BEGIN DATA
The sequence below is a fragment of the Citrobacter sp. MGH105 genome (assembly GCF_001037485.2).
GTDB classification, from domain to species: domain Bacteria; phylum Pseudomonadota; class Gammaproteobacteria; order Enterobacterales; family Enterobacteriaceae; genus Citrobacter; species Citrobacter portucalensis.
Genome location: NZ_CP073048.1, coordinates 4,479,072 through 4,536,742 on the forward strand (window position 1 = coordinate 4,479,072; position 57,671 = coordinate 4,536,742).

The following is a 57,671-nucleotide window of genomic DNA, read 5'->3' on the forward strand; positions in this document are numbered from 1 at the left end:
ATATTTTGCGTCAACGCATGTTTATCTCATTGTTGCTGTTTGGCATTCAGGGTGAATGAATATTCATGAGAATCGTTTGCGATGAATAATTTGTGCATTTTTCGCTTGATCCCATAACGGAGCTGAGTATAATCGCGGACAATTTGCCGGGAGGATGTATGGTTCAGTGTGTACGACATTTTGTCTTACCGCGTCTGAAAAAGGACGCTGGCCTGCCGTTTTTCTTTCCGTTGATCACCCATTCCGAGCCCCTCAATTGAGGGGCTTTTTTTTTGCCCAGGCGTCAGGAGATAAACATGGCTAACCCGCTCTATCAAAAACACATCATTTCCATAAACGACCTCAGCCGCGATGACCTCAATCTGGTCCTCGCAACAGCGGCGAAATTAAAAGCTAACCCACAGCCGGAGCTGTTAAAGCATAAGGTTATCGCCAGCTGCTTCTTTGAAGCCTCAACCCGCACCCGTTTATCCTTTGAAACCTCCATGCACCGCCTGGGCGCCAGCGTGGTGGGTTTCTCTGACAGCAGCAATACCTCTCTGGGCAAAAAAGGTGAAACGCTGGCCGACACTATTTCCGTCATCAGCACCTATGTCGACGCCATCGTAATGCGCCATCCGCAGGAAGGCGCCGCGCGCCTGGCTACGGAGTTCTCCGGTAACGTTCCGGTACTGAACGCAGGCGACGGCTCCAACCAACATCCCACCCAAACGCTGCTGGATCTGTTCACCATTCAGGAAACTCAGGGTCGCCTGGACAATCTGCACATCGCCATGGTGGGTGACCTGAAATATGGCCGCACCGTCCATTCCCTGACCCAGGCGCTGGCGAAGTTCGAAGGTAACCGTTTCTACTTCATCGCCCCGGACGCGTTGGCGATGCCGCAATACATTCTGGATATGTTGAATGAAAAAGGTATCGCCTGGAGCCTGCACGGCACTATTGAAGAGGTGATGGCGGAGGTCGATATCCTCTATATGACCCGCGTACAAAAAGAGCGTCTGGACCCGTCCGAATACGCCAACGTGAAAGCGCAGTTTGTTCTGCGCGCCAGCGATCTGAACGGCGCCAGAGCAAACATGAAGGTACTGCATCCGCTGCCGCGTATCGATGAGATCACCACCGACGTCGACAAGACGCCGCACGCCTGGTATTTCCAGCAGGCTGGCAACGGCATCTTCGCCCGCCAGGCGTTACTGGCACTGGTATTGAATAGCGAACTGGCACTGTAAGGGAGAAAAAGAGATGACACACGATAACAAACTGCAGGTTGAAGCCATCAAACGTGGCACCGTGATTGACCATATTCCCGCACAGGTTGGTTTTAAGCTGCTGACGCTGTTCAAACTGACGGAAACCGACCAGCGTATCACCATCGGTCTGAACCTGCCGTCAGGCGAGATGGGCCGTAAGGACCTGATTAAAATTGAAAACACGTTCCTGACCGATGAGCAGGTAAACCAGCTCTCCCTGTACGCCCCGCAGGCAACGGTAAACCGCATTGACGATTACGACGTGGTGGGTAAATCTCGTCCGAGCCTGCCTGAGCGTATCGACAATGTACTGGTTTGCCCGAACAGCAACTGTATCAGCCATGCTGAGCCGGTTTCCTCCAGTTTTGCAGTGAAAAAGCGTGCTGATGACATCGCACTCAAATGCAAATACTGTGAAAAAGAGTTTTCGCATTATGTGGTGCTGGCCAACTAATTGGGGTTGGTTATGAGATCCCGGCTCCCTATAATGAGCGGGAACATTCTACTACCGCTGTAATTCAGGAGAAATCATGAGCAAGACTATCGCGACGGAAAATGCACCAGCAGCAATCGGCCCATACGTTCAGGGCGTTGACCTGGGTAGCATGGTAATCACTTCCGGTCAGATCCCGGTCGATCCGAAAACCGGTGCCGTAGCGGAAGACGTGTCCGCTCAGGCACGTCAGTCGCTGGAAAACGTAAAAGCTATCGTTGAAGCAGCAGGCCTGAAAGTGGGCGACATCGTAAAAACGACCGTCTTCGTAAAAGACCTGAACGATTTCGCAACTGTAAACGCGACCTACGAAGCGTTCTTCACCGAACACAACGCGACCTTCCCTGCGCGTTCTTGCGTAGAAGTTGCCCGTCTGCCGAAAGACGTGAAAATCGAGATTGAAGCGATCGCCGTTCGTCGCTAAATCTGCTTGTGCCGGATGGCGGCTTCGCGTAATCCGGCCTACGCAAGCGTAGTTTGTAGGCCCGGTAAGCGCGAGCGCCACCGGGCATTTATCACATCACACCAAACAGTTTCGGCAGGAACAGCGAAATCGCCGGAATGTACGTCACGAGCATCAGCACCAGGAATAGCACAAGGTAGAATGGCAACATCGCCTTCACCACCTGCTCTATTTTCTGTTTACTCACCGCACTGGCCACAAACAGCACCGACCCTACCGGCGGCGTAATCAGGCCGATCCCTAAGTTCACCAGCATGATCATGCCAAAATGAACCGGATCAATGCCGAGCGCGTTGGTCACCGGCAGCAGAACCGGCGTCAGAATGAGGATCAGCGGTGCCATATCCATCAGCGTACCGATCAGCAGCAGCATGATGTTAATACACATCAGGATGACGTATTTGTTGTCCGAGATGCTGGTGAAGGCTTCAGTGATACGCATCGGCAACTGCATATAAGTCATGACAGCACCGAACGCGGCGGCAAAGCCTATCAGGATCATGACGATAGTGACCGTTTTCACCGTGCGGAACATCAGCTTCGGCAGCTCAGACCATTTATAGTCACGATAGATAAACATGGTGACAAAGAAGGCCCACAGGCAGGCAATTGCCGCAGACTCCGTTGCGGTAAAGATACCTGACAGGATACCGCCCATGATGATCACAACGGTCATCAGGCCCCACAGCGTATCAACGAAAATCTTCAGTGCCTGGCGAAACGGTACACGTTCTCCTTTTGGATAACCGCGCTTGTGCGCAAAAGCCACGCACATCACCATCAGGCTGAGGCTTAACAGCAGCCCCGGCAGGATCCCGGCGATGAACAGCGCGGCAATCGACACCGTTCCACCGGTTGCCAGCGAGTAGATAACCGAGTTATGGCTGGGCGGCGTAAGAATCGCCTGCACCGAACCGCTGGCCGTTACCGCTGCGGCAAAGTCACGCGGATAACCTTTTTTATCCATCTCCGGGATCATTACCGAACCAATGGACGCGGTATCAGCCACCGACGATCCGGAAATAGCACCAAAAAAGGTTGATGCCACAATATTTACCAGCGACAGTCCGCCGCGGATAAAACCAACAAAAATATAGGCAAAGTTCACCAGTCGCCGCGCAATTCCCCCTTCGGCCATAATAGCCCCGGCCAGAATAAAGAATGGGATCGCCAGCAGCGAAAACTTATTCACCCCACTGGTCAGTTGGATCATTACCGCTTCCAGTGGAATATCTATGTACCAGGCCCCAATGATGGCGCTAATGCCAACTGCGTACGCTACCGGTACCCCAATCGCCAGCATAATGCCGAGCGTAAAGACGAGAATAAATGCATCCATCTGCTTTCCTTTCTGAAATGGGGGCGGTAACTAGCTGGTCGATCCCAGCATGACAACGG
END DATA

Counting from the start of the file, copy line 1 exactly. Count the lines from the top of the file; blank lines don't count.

The sequence below is a fragment of the Citrobacter sp. MGH105 genome (assembly GCF_001037485.2).